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This eBook from the Gutenberg Project consists of approximately 124 pages of information about First Book in Physiology and Hygiene.

13.  The Liver.—­Close up under the ribs, on the right side of the body, is a large chocolate-colored organ, called the liver.  The liver is about half as large as the head, and is shaped so as to fit snugly into its corner of the abdomen.  The chief business of the liver is to make a fluid called bile, which is very necessary for the digestion of our food.

14. The bile is a bitter fluid of a golden-brown color.  It is carried to the intestine by means of a little tube or duct, which enters the small intestine a few inches below the stomach.  When the bile is made faster than it is needed for immediate use, it is stored up in a little pear-shaped sac called the gall-bladder, which hangs from the under side of the liver.

15. The liver is a very wonderful organ, and does many useful things besides making bile.  It aids in various ways in digesting the food, and helps to keep the blood pure by removing from it harmful substances which are formed within the body.

16.  The Pancreas(pan’-cre-as).—­The pancreas is another large and very important gland which is found close to the stomach, lying just behind it in the abdominal cavity.  The pancreas forms a fluid called the pancreatic juice, which enters the small intestine at nearly the same place as the bile.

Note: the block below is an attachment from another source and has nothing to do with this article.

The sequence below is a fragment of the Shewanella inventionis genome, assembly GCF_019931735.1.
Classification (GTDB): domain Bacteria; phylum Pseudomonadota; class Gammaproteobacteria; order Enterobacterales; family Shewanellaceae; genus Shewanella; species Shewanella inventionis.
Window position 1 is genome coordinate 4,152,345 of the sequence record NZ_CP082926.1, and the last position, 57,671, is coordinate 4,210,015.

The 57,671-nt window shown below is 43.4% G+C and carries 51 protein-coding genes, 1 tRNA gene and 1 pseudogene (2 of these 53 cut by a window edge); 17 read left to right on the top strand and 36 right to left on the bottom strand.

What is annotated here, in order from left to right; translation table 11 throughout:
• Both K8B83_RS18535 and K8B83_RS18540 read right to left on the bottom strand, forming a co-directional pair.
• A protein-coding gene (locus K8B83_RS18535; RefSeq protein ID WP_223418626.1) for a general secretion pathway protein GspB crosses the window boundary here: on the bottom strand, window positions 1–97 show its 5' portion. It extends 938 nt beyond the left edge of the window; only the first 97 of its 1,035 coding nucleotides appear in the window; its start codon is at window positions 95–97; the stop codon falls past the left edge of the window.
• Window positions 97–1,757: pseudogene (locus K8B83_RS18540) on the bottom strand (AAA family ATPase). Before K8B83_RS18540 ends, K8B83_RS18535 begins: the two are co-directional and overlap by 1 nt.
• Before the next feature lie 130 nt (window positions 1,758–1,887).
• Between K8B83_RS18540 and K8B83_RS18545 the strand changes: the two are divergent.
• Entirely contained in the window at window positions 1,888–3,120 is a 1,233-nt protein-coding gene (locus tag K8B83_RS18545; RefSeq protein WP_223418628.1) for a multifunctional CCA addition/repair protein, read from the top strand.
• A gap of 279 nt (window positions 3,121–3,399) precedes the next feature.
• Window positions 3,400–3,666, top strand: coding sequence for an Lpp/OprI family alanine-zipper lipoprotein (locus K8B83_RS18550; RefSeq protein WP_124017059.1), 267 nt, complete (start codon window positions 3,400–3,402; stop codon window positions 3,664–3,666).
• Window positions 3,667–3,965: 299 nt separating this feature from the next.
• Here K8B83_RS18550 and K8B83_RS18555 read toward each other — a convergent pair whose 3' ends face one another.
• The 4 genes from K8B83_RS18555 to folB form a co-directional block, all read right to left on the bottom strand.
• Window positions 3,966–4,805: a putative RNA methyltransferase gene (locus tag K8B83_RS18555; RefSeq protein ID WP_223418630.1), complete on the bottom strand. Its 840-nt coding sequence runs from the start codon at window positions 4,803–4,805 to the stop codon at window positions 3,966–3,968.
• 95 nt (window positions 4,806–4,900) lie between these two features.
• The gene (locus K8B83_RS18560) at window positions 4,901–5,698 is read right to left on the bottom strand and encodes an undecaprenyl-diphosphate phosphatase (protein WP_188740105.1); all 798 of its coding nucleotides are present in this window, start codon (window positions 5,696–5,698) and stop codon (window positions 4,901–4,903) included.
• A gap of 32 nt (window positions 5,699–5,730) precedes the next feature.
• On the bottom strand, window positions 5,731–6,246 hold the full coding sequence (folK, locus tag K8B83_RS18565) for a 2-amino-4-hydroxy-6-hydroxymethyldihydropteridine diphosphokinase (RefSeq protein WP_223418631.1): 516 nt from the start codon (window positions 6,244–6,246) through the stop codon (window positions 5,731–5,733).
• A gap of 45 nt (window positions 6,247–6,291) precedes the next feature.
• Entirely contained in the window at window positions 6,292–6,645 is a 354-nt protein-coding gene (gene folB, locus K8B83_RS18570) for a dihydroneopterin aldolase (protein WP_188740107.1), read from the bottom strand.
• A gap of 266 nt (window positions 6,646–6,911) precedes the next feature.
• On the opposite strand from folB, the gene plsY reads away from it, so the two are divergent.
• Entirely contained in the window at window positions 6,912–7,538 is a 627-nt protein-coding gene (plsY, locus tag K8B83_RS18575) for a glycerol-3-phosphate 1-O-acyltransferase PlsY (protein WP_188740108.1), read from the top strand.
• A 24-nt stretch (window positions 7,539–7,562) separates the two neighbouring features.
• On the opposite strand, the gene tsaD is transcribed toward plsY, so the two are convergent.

17.  The Spleen.—­Close to the pancreas, at the left side of the body, is a dark, roundish organ about the size of the fist, called the spleen.  It is not known that the spleen has much to do in the work of digestion, but it is so closely connected with the digestive organs that we need to know about it.

18. Please note that there are five important organs of digestion.  The mouth, the stomach, the intestines, the pancreas, and the liver.

19. Also observe that there are five digestive fluids, saliva, gastric juice, bile, pancreatic juice, and intestinal juice.

SUMMARY.

1.  The process of dissolving and changing the food so that it may be absorbed and may nourish the body is digestion.

2.  The work of digestion is chiefly done in the digestive tube or canal, which is about thirty feet in length.

3.  The mouth contains the teeth, and has three pairs of salivary glands connected with it, which make saliva.

4.  The gullet leads from the mouth to the stomach.

5.  The stomach is pear-shaped, and holds about three pints.

6.  It has an upper and a lower opening, each of which is guarded by a muscle, which keeps its contents from escaping.

7.  The lower opening of the stomach is called the pylorus.

8.  The stomach forms the gastric juice.

9.  The intestines are about twenty-five feet long.  They form the intestinal juice.

10.  The liver lies under the ribs of the right side.  It is about half as large as the head.  It makes bile.

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